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Laufer v. Jitendra Patel

Feb 25, 2021
CV 620-119 (S.D. Ga. Feb. 25, 2021)


CV 620-119


DEBORAH LAUFER, Plaintiff, v. JITENDRA PATEL, A Georgia Corporation, Defendant.


Before the Court is Plaintiff Deborah Laufer's motion for default judgment. (Doc. 8.) Defendant has not appeared, plead, or otherwise defended this action. For the following reasons, Plaintiff's motion is granted.


Plaintiff initiated the present action under the Americans with Disabilities Act, 42 U.S.C. § 12181 et seq. ("ADA"). Plaintiff seeks a declaratory judgment that Defendant is in violation of the ADA, injunctive relief requiring Defendant to bring the third-party booking sites it uses into compliance with the requirements set forth in 28 C.F.R. § 36.302(e)(1), and an award of attorney's fees and costs.

On January 13, 2021, Plaintiff moved for entry of default pursuant to Federal Rule of Procedure 55(a). (Doc. 6.) The Clerk entered default on January 15, 2021. (Doc. 7.) Plaintiff filed the instant motion a day later.


Under Federal Rule of Civil Procedure 55(b), "a court may enter default judgment against a defendant when (1) both subject matter and personal jurisdiction exist, (2) the allegations in the complaint state a claim against the defendant, and (3) the plaintiff shows the damages to which it is entitled." Senn Brothers, Inc. v. Heavenly Produce Palace LLC, No. CV 119-196, 2020 WL 2115805, at * 1 (S.D. Ga. May 4, 2020) (citing Pitts ex rel. Pitts v. Seneca Sports, Inc., 321 F. Supp. 2d 1353, 1356-58 (S.D. Ga. 2004)). Final judgment is appropriate so long as "the pleadings state a substantive cause of action and contain a sufficient basis to support the relief sought." Kennedy v. NILA Invs., LLC., No. 2:19-cv-090, 2020 WL 3578362, at *1 (S.D. Ga. July 1, 2020) (citing Tyco Fire & Sec., LLC v. Alcocer, 218 F. App'x 860, 863 (11th Cir. 2007)).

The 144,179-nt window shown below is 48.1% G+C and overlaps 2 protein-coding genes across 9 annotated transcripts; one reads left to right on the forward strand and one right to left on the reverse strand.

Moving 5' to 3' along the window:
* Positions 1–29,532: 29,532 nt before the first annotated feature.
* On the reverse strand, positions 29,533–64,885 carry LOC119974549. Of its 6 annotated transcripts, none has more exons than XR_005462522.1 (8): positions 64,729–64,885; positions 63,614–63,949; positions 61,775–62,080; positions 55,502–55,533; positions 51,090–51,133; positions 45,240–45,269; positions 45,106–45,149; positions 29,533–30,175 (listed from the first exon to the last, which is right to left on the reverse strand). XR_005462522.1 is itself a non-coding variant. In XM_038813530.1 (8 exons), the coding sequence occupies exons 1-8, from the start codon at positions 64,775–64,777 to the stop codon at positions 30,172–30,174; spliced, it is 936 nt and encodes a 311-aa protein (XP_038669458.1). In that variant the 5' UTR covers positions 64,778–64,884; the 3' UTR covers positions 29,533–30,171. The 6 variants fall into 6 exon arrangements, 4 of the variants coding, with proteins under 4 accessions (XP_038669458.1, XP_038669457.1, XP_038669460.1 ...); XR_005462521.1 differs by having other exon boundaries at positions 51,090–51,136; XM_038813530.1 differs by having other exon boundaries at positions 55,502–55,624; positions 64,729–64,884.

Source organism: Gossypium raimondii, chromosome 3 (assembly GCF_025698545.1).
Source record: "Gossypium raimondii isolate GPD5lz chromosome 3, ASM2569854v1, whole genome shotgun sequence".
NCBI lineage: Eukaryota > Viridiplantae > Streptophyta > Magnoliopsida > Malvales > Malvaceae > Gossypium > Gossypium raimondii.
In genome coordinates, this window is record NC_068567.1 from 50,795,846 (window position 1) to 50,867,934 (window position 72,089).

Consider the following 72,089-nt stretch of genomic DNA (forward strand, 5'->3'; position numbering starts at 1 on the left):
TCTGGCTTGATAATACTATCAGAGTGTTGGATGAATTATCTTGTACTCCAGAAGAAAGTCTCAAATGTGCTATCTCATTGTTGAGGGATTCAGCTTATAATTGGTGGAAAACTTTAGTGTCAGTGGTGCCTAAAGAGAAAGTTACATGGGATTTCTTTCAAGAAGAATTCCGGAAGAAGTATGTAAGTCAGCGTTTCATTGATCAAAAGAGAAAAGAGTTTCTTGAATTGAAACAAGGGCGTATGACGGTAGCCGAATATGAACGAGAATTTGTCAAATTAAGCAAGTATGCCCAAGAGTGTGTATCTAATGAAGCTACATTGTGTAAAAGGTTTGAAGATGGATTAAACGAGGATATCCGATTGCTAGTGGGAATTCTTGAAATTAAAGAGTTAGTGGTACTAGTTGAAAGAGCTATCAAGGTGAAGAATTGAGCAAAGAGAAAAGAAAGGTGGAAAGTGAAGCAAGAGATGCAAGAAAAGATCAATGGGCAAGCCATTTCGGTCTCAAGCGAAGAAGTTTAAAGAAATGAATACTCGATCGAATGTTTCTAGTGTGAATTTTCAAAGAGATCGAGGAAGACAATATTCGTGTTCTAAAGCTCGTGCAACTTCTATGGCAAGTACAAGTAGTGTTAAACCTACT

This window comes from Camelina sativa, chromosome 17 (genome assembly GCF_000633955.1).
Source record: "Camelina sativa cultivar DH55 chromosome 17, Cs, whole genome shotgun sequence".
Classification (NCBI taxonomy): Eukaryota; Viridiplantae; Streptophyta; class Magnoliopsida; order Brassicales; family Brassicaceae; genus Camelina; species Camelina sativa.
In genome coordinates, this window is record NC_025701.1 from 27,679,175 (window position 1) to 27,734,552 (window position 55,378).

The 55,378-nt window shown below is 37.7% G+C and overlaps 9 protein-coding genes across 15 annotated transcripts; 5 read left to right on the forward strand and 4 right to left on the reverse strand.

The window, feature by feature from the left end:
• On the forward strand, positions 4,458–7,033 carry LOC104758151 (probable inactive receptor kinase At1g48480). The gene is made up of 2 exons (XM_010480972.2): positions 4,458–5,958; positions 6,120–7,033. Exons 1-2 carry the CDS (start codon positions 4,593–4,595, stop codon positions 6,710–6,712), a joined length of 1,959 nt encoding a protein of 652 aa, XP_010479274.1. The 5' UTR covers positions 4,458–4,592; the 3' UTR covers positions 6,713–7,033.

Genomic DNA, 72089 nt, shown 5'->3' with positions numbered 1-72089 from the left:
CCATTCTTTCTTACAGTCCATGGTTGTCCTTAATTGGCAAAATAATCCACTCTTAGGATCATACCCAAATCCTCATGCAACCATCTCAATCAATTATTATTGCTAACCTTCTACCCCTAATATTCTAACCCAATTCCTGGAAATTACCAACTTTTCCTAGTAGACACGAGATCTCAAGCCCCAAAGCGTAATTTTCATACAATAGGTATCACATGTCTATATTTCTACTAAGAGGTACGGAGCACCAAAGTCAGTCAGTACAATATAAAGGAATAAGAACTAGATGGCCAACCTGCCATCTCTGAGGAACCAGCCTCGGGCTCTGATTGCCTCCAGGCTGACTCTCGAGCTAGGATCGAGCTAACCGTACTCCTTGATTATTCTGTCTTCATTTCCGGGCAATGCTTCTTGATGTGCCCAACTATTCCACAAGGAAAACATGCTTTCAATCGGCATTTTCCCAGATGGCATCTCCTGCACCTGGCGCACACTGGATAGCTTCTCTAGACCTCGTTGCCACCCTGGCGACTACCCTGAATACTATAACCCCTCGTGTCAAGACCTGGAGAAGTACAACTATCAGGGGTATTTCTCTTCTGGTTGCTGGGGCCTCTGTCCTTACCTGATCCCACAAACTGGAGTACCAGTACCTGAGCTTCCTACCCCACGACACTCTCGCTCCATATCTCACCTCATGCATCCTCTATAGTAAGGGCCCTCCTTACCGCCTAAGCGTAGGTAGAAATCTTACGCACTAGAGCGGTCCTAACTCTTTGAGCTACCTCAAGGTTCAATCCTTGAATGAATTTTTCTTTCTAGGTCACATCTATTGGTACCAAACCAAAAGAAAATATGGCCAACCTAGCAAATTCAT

Further, a "defaulted defendant is deemed to admit the plaintiff's well-pleaded allegations of fact" set forth in the complaint. Surtain v. Hamlin Terrace Found., 789 F.3d 1239, 1245 (11th Cir. 2015) (quoting Cotton v. Mass. Mut. Life Ins. Co., 402 F.3d 1267, 1278 (11th Cir. 2005)); Eagle Hosp. Physicians, LLC v. SRG Consulting, Inc., 561 F.3d 1298, 1307 (11th Cir. 2009) ("A defendant, by his default, admits the plaintiff's well-pleaded allegations of fact, is concluded on those facts by the judgment, and is barred from contesting on appeal the facts thus established." (internal quotations and citation omitted)). Because Plaintiff's claim is not for a sum certain, Federal Rule of Civil Procedure 55(b)(2) governs.


A. Jurisdiction

Plaintiff's ADA claim arises under federal law. Therefore, the Court has original jurisdiction of the subject matter of this action pursuant to 28 U.S.C. § 1331. Venue is proper in the Southern District of Georgia because the public accommodation at issue, the Patriot Inn, is located in Bulloch County, Georgia, within the Statesboro Division of this Court. Moreover, the Court has personal jurisdiction over the Defendant because Plaintiff personally served Defendant on December 21, 2020. (Doc. 5.)